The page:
A Chat in the Desert

by walkerspaight on 07/01/06 at 12:51 pm


Cooperative gameplay, Egyptian-style

Andrew Tepper, pharaoh of Egypt (or at least of the massively multiplayer online world of A Tale in the Desert) has something say, and he wants you to listen. He also wants you to get in his game, and is re-opening free trial accounts to anyone who’s interested, even if you’ve already run through a trial in the past.

Apparently concerned about the large number of citizens who leave his virtual Egypt once they get through the early stages of the game, Tepper is holding "a significant chat" tomorrow on possible upcoming changes in the society-building VW, and he wants you to listen in.

"I’m considering one change for ATITD 3 that . . . would affectmonument building in our current Tale, and has a number of otherimplications," he writes in a recent email to current and formersubscribers. In the same email, Tepper lays out some of the challengesthat ATITD has faced in retaining subscribers, and posts someinteresting figures as well.

According to Tepper, fully half of everyone who dips their toes into his virtual Nile valley finish the six hours of "difficult" gameplay required to become a citizen of Egypt. But after that, the sandbox aspect of ATITD loses its grip, and almost 80 percent of citizens then leave the game. That’s left the game languishing along at maybe 10-20,000 subscribers, according to MMOG Chart.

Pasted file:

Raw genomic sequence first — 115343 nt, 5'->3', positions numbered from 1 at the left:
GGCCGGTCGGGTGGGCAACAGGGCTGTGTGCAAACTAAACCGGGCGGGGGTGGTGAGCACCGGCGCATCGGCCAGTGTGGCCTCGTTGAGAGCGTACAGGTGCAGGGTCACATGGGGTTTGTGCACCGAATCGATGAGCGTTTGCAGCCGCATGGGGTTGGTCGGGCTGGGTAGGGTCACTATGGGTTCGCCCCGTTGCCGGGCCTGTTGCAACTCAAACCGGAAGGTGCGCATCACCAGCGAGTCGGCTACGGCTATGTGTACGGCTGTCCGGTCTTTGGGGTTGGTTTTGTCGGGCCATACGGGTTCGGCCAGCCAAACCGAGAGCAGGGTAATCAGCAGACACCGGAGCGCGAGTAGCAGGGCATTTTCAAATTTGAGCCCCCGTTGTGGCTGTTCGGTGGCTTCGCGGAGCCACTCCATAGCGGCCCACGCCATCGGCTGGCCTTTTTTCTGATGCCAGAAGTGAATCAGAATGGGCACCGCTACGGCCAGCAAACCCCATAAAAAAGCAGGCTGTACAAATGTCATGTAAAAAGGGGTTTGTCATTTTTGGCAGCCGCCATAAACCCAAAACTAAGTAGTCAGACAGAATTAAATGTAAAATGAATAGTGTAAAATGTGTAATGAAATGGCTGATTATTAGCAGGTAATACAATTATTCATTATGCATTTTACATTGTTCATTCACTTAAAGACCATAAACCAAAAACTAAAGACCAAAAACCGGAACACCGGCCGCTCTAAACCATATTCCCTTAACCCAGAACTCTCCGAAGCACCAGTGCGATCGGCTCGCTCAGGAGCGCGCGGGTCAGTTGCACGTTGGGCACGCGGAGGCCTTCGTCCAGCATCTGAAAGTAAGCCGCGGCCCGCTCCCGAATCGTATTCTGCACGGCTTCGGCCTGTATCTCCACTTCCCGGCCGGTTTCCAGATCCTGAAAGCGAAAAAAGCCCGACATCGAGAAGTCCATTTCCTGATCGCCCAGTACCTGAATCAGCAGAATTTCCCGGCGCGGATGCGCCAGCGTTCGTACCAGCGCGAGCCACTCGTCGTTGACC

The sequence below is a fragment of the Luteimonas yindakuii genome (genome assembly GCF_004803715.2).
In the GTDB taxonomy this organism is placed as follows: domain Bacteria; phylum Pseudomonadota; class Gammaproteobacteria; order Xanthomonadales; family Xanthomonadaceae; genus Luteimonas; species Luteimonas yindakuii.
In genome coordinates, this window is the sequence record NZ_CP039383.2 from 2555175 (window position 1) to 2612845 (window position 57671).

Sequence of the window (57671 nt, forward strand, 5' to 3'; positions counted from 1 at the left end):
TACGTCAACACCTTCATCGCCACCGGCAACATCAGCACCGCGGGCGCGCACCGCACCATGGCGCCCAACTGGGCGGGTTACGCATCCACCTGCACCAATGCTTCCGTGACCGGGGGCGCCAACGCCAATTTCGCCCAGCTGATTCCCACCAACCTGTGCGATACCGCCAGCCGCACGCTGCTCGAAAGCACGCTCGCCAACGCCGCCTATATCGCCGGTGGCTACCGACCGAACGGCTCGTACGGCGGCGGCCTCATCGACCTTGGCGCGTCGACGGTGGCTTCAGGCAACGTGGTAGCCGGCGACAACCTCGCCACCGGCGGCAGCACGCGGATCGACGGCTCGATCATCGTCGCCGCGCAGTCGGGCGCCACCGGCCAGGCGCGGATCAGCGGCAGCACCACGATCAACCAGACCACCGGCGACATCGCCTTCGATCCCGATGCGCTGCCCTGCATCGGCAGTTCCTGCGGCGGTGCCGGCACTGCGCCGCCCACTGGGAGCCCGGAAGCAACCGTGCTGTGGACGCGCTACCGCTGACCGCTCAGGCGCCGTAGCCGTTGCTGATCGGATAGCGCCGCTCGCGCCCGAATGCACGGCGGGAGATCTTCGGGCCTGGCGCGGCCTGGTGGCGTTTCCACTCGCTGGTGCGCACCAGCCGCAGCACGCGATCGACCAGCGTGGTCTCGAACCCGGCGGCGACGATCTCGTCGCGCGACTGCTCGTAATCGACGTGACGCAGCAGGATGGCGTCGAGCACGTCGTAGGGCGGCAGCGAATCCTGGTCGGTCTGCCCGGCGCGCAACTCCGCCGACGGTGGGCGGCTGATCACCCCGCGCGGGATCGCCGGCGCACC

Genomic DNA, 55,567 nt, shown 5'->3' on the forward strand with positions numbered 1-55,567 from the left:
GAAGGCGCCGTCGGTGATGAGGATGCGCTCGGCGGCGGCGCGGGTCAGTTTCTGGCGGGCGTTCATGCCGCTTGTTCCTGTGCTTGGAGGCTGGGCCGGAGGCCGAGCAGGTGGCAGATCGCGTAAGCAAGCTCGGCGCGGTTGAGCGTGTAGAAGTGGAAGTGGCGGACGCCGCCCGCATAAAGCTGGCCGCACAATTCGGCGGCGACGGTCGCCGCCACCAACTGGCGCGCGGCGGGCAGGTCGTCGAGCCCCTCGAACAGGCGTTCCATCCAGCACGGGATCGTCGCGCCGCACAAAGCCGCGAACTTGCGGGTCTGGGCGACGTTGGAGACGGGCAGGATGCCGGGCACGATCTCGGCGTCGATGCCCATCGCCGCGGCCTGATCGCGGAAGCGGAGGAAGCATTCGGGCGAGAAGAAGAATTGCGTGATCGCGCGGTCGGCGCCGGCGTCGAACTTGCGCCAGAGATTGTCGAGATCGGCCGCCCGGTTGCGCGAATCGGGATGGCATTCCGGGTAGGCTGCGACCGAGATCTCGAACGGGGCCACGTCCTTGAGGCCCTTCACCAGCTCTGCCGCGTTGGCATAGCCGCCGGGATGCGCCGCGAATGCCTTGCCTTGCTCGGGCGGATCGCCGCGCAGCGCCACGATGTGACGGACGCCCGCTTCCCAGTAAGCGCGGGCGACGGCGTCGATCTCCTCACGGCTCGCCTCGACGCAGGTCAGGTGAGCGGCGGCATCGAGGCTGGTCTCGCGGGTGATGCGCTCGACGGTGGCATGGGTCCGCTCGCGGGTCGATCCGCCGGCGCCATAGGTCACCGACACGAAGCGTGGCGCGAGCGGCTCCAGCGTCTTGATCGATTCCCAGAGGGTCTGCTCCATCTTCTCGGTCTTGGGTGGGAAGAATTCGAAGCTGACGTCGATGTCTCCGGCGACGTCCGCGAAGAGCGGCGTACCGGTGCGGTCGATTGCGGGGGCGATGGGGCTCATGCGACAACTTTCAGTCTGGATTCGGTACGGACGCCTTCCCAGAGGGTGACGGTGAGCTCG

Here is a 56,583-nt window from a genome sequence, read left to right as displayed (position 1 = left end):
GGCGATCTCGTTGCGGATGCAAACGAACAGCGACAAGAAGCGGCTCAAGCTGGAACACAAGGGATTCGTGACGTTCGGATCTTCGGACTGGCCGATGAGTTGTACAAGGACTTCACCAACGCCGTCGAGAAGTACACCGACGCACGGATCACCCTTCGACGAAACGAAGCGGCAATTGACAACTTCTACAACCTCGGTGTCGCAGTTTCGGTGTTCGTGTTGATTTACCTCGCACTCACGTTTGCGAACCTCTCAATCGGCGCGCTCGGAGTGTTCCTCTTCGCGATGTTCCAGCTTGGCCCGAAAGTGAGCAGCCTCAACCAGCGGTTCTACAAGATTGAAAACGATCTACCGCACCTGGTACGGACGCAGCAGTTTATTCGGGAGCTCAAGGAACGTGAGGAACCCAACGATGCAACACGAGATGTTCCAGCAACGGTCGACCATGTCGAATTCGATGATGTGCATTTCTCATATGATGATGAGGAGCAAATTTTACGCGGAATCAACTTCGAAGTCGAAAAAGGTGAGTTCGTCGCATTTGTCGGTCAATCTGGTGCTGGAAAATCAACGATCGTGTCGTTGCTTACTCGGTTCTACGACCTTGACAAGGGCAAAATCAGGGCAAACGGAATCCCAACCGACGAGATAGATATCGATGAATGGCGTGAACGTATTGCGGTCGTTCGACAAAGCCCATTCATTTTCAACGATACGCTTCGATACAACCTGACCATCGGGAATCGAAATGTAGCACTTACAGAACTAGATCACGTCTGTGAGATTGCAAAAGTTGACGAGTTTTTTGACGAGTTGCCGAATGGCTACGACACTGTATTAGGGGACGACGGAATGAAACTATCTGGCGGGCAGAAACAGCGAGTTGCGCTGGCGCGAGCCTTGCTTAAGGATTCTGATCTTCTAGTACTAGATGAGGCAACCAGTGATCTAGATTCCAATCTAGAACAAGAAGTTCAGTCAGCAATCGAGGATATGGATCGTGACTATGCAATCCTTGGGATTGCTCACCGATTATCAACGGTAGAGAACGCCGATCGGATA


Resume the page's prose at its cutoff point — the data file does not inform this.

Kudos to Tepper for his candor, but it remains to be seen what changes might keep citizens from emigrating. Tepper puts its down to the change from the highly directed gameplay of pre-citizenship to the open, undirected sandbox of post-citizenship. So will Egypt suddenly be filled with quests and NPCs? To find out, tune into Tepper’s chat tomorrow, January 8, at 1:00pm EST, at irc.sorcery.net, port 6667, channel #ATITD. And don’t forget to wear your sunscreen.

One Response to “A Chat in the Desert”

  1. Urizenus

    Jan 7th, 2006

    Interesting. Teppie has a small operation so it is hard to see him being able to add a lot of content. It’s a cool game if you can get past the grind of making bricks and walking throught the desert and having to look at all the eyesore monuments. I hope there is room in the biz for these kinds of boutique games.

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